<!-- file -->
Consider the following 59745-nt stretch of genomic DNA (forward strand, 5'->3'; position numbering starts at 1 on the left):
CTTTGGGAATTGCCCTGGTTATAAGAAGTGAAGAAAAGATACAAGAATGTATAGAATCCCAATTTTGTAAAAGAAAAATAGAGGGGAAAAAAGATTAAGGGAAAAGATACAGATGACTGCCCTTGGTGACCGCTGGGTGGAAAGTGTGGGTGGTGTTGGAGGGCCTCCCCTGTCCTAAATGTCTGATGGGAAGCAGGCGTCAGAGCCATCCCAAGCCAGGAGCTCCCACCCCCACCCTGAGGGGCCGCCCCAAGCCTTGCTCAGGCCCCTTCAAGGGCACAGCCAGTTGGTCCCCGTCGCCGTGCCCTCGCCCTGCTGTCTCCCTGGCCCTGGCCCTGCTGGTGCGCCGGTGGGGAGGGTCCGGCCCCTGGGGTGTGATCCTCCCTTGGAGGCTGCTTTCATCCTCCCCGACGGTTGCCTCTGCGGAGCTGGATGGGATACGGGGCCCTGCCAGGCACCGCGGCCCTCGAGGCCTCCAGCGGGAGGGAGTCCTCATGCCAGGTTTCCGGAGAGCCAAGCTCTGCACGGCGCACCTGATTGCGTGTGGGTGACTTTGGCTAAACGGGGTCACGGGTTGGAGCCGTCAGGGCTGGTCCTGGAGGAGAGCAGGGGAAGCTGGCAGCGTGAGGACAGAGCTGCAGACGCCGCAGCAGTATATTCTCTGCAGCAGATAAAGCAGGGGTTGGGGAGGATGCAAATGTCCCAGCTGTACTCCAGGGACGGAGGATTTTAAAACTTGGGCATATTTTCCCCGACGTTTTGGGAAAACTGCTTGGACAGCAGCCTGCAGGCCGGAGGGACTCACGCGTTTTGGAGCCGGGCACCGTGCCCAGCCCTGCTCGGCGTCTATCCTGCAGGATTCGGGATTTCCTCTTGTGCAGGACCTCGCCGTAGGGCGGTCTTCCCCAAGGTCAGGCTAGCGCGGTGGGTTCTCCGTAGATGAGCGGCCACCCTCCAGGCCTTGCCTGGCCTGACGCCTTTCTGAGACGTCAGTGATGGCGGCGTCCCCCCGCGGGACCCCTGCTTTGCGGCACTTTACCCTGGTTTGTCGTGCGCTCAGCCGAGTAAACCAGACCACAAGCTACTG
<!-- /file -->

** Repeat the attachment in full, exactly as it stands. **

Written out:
Consider the following 59745-nt stretch of genomic DNA (forward strand, 5'->3'; position numbering starts at 1 on the left):
CTTTGGGAATTGCCCTGGTTATAAGAAGTGAAGAAAAGATACAAGAATGTATAGAATCCCAATTTTGTAAAAGAAAAATAGAGGGGAAAAAAGATTAAGGGAAAAGATACAGATGACTGCCCTTGGTGACCGCTGGGTGGAAAGTGTGGGTGGTGTTGGAGGGCCTCCCCTGTCCTAAATGTCTGATGGGAAGCAGGCGTCAGAGCCATCCCAAGCCAGGAGCTCCCACCCCCACCCTGAGGGGCCGCCCCAAGCCTTGCTCAGGCCCCTTCAAGGGCACAGCCAGTTGGTCCCCGTCGCCGTGCCCTCGCCCTGCTGTCTCCCTGGCCCTGGCCCTGCTGGTGCGCCGGTGGGGAGGGTCCGGCCCCTGGGGTGTGATCCTCCCTTGGAGGCTGCTTTCATCCTCCCCGACGGTTGCCTCTGCGGAGCTGGATGGGATACGGGGCCCTGCCAGGCACCGCGGCCCTCGAGGCCTCCAGCGGGAGGGAGTCCTCATGCCAGGTTTCCGGAGAGCCAAGCTCTGCACGGCGCACCTGATTGCGTGTGGGTGACTTTGGCTAAACGGGGTCACGGGTTGGAGCCGTCAGGGCTGGTCCTGGAGGAGAGCAGGGGAAGCTGGCAGCGTGAGGACAGAGCTGCAGACGCCGCAGCAGTATATTCTCTGCAGCAGATAAAGCAGGGGTTGGGGAGGATGCAAATGTCCCAGCTGTACTCCAGGGACGGAGGATTTTAAAACTTGGGCATATTTTCCCCGACGTTTTGGGAAAACTGCTTGGACAGCAGCCTGCAGGCCGGAGGGACTCACGCGTTTTGGAGCCGGGCACCGTGCCCAGCCCTGCTCGGCGTCTATCCTGCAGGATTCGGGATTTCCTCTTGTGCAGGACCTCGCCGTAGGGCGGTCTTCCCCAAGGTCAGGCTAGCGCGGTGGGTTCTCCGTAGATGAGCGGCCACCCTCCAGGCCTTGCCTGGCCTGACGCCTTTCTGAGACGTCAGTGATGGCGGCGTCCCCCCGCGGGACCCCTGCTTTGCGGCACTTTACCCTGGTTTGTCGTGCGCTCAGCCGAGTAAACCAGACCACAAGCTACTG